Tesla stock has rallied again in the wake of – and despite – the surprising news that it will offer $US2 billion ($A2.98 billion) of common stock, sparking speculation that the electric car and battery storage pioneer may be considering a new gigafactory.
“Tesla, Inc. (“Tesla”) today announced that it intends to offer approximately $US2 billion of common stock in an underwritten registered public offering,” the company wrote in a blog statement regarding the stock offering, adding that it was allowing for up to $US300 million of over-subscriptions.
CEO Elon Musk has committed to buying up to $US10 million ($A15 million) of common stock in the offering, while another director Larry Ellison has put his hand up for up to $US1 million.
Tesla shares have skyrocketed 255.2% in the past six months, achieving a February 4 high just below $US900 ($A1,340) before it settled back around $US770 ($A1146).
At first the news of the stock offer, which coincided with revelations of an SEC subpoena seeking information about “certain financial data and contracts including Tesla’s regular financing arrangements”, resulted in a 7% slump.
The stock offer may also have caught the market off-guard because only two weeks ago Musk said that he didn’t think Tesla needed to seek additional funding.
“We’re spending money, I think, efficiently, and we’re not artificially limiting our progress,” Musk told analysts at the Q4 earnings call.
“And then, despite all that, we are still generating positive cash. So in light of that, it doesn’t make sense to raise money because we expect to generate cash despite this growth level.”
But the initial shock boomeranged back within an hour of the market opening, and the stock closed 6% higher than the previous day at $US818 ($A1,217), with bullish analysts pointing out that the additional cash flow could fund further growth.
Ross Gerber, co-founder and CEO of Gerber Kawasaki Wealth and Investment Management, was quoted by Benzinga as saying that the stock jump showed how differently the market is reacting to Tesla.
“Normally that would have sunk Tesla 50 points or 100 points. This is not normal anymore. This is about a company proving to people that they’re going to accomplish their long-term goals, and the market likes it,” Gerber said.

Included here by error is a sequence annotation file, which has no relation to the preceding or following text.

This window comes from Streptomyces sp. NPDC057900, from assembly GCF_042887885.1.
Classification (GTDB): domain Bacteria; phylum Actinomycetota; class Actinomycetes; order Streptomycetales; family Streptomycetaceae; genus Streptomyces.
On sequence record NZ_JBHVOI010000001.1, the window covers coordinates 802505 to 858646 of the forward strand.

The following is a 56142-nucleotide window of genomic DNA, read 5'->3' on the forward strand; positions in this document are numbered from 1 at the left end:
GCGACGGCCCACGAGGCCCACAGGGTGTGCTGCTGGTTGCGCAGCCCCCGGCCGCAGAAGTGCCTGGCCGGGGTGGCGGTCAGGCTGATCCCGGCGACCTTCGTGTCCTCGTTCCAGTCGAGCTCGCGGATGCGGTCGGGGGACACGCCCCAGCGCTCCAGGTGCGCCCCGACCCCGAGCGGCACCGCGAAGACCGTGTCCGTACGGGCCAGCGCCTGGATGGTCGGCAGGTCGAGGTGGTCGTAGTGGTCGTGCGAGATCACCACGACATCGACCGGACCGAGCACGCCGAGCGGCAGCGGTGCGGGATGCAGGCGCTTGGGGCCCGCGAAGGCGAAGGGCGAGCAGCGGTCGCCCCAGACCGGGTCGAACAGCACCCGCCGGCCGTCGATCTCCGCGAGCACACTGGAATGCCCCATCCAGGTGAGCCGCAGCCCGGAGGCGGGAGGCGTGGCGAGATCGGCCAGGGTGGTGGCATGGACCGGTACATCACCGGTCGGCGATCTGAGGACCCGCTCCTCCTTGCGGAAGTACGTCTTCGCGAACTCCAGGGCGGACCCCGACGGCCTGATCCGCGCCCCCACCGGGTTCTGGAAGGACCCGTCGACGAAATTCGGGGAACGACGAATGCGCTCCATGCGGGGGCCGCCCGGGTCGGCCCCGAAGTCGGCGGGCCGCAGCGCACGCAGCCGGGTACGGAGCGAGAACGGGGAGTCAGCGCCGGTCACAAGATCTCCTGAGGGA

Leading Tesla Bull Cathie Wood, an analyst for Ark Invest which thinks Tesla’s shares could be worth $US7,000 ($A10,420) in five years, or even more, says that she would not be surprised if another Gigafactory announcement is in the offing.
.@ARKInvest included $15B of equity dilution in its 5 year forecast for $TSLA, so $2 billion+ now makes sense. We wouldn’t be surprised if Elon announces plans for another #Gigafactory in China, a vote of confidence in the resilience of that country.
— Cathie Wood (@CathieDWood) February 13, 2020
If so, it would not be a complete surprise.
In early February, Musk mused – on typical fashion via social media platform Twitter – about whether Texas might make a good location for another Gigafactory, asking followers to weigh in on a poll with a “Hell yeah” or a “Nope”.
Garrett Nelson, an analyst with CFRA agrees that growth is behind the latest stock offering, given the recent growth in stock value and noting that it last issued equity in May at $243 a share.
“We are not surprised by the capital raise considering (Tesla’s) ambitious growth plans, including a new factory in Germany and a possible factory in Texas,” Nelson was quoted as saying by Market Watch.
But other factors may have also contributed to the company’s decision, says Nelson.
“Recent speed bumps including a coronavirus-related delay in vehicle deliveries from its new China factory and the Model X recall likely factored into management’s decision to proceed with the offering,” he was quoted as saying.